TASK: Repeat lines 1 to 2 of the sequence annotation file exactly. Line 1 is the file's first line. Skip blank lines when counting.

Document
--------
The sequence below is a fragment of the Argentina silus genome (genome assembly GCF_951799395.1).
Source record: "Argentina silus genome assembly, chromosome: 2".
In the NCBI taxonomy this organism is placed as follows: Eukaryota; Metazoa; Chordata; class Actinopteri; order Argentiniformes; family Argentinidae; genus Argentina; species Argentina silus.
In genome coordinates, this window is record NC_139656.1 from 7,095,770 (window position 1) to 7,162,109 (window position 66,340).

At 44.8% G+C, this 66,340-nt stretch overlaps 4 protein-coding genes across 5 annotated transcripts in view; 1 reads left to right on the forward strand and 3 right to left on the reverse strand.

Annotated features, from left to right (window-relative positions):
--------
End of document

The sequence below is a fragment of the Argentina silus genome (genome assembly GCF_951799395.1).
Source record: "Argentina silus genome assembly, chromosome: 2".